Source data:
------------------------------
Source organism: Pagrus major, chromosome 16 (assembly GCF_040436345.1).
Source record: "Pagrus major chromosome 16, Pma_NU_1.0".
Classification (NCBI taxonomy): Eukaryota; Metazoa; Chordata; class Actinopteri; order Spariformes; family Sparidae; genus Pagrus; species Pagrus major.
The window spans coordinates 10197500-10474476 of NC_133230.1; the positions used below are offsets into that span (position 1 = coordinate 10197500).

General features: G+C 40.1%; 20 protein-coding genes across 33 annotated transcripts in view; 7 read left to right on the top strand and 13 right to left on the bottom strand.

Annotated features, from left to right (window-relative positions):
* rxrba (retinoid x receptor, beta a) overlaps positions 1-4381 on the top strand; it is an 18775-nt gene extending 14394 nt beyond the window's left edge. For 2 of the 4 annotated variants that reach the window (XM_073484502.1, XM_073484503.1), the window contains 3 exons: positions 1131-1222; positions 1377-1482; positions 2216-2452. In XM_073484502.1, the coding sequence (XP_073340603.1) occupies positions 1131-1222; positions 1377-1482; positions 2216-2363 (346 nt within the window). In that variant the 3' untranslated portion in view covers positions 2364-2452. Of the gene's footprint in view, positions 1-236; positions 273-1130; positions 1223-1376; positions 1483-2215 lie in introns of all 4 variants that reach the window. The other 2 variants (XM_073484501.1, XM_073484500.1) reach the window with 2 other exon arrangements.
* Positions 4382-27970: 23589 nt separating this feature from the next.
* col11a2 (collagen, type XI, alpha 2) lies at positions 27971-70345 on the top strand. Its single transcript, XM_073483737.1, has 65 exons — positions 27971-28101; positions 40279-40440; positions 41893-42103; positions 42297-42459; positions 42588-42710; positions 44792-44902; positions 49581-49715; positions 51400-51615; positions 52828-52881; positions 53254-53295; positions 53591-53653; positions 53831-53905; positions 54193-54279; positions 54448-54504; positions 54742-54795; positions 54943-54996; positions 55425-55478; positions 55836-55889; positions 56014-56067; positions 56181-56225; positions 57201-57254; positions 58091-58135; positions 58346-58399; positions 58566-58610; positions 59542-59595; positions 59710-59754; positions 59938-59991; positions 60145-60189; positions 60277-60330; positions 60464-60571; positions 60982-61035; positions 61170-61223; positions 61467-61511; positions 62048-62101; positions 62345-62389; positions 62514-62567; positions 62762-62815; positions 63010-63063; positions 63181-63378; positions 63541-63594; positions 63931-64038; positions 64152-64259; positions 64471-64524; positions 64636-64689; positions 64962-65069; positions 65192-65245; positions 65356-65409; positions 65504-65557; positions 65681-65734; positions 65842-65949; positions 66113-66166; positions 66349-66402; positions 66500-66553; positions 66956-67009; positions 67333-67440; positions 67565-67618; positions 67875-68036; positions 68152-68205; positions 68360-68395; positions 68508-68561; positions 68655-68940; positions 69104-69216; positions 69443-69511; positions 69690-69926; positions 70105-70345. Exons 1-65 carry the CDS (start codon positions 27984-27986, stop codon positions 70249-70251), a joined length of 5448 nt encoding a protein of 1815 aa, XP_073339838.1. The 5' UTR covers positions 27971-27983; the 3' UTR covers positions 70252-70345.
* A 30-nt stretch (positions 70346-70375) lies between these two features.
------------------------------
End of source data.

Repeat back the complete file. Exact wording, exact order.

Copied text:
Source organism: Pagrus major, chromosome 16 (assembly GCF_040436345.1).
Source record: "Pagrus major chromosome 16, Pma_NU_1.0".
Classification (NCBI taxonomy): Eukaryota; Metazoa; Chordata; class Actinopteri; order Spariformes; family Sparidae; genus Pagrus; species Pagrus major.
The window spans coordinates 10197500-10474476 of NC_133230.1; the positions used below are offsets into that span (position 1 = coordinate 10197500).

General features: G+C 40.1%; 20 protein-coding genes across 33 annotated transcripts in view; 7 read left to right on the top strand and 13 right to left on the bottom strand.

Annotated features, from left to right (window-relative positions):
* rxrba (retinoid x receptor, beta a) overlaps positions 1-4381 on the top strand; it is an 18775-nt gene extending 14394 nt beyond the window's left edge. For 2 of the 4 annotated variants that reach the window (XM_073484502.1, XM_073484503.1), the window contains 3 exons: positions 1131-1222; positions 1377-1482; positions 2216-2452. In XM_073484502.1, the coding sequence (XP_073340603.1) occupies positions 1131-1222; positions 1377-1482; positions 2216-2363 (346 nt within the window). In that variant the 3' untranslated portion in view covers positions 2364-2452. Of the gene's footprint in view, positions 1-236; positions 273-1130; positions 1223-1376; positions 1483-2215 lie in introns of all 4 variants that reach the window. The other 2 variants (XM_073484501.1, XM_073484500.1) reach the window with 2 other exon arrangements.
* Positions 4382-27970: 23589 nt separating this feature from the next.
* col11a2 (collagen, type XI, alpha 2) lies at positions 27971-70345 on the top strand. Its single transcript, XM_073483737.1, has 65 exons — positions 27971-28101; positions 40279-40440; positions 41893-42103; positions 42297-42459; positions 42588-42710; positions 44792-44902; positions 49581-49715; positions 51400-51615; positions 52828-52881; positions 53254-53295; positions 53591-53653; positions 53831-53905; positions 54193-54279; positions 54448-54504; positions 54742-54795; positions 54943-54996; positions 55425-55478; positions 55836-55889; positions 56014-56067; positions 56181-56225; positions 57201-57254; positions 58091-58135; positions 58346-58399; positions 58566-58610; positions 59542-59595; positions 59710-59754; positions 59938-59991; positions 60145-60189; positions 60277-60330; positions 60464-60571; positions 60982-61035; positions 61170-61223; positions 61467-61511; positions 62048-62101; positions 62345-62389; positions 62514-62567; positions 62762-62815; positions 63010-63063; positions 63181-63378; positions 63541-63594; positions 63931-64038; positions 64152-64259; positions 64471-64524; positions 64636-64689; positions 64962-65069; positions 65192-65245; positions 65356-65409; positions 65504-65557; positions 65681-65734; positions 65842-65949; positions 66113-66166; positions 66349-66402; positions 66500-66553; positions 66956-67009; positions 67333-67440; positions 67565-67618; positions 67875-68036; positions 68152-68205; positions 68360-68395; positions 68508-68561; positions 68655-68940; positions 69104-69216; positions 69443-69511; positions 69690-69926; positions 70105-70345. Exons 1-65 carry the CDS (start codon positions 27984-27986, stop codon positions 70249-70251), a joined length of 5448 nt encoding a protein of 1815 aa, XP_073339838.1. The 5' UTR covers positions 27971-27983; the 3' UTR covers positions 70252-70345.
* A 30-nt stretch (positions 70346-70375) lies between these two features.